Murder is when one person kills another person on purpose. It is only called "murder" when it is against the law. If a person does something that makes someone else die, it is often known as manslaughter or homicide. This is true if it was an accident. Sometimes, a death caused by someone else may not be a crime. For example, in some situations, killing may be self-defense. A person who commits murder is called a murderer.
The legal definition of "murder" and "manslaughter" may be different in different countries, and is very much argued on: for example, killing in war is not usually called "murder" by those who take place in the war. Killing in self defense (if people being attacked kill someone who is attacking them) is usually not "murder".
Attempted murder[change | change source]
Attempted murder is a crime in England, Wales, Northern Ireland, states in the USA, and in other jurisdictions. Attempted murder, or "attempt murder" in common law countries, is when someone tries to wikt:kill another person. Just planning a murder is not enough. The act must come close to, but does not actually take the life of the other person.
Assassination[change | change source]
"Assassination" is a word which means murdering someone for a reason. The word is most used when the person who was killed was a famous celebrity or was a person involved in politics. The people who carry out assassinations are called "assassins" or "Hit-men". An assassin may murder someone for political reasons, for money, or for other reasons, such as favors owed and revenge.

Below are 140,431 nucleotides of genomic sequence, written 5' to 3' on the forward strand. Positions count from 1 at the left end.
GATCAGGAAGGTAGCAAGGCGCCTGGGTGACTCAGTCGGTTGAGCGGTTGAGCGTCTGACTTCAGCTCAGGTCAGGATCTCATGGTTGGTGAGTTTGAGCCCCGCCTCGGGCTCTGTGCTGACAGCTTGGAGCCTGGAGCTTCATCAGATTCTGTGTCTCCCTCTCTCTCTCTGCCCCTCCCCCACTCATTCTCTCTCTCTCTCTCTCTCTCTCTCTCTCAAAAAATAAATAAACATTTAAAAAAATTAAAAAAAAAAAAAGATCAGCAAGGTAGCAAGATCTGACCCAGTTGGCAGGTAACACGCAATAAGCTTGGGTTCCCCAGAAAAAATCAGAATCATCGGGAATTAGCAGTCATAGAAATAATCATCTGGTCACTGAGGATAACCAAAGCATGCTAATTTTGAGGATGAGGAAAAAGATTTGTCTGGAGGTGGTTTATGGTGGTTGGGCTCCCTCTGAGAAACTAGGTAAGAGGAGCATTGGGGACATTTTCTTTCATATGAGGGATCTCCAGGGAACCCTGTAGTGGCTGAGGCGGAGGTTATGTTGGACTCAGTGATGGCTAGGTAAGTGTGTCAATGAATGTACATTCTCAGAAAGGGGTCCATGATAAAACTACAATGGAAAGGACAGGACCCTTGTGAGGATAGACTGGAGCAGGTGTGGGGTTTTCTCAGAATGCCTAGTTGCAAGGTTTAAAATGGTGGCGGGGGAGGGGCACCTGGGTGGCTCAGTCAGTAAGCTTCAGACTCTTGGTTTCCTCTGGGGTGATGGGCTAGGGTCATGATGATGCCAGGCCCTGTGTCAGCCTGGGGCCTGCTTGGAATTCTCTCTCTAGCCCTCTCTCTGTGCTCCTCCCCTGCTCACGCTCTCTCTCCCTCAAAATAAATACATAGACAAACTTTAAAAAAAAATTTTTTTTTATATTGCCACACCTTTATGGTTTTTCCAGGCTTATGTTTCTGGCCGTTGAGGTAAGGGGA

The word "Assassin" comes from Hashishin, a Muslim group that was active in the Middle East from the 8th to the 14th centuries. This secret society killed people for political and religious reasons. It is thought that the assassins were under the influence of hashish and opium during their killings or during their training. The word assassin comes from either hashashim, the influence of the drugs, or hassansin, after their leader, Hassan-i Sabbah.
Related pages[change | change source]
References[change | change source]
- Michael Costa; Mark Duffy, Australian HIV/AIDS Legal Guide (Sydney: Federation Press, 1991), p. 48
- American Speech - McCarthy, Kevin M. Volume 48, pp. 77-83
- Secret Societies Handbook, Michael Bradley, Cassell Illustrated, 2005. ISBN 978-1844034161
- "Assassination". Oxford English Dictionary. Oxford University Press, second edition, 1989
- Inventing English: A Portable History of the Language, Seth Lerer, 2007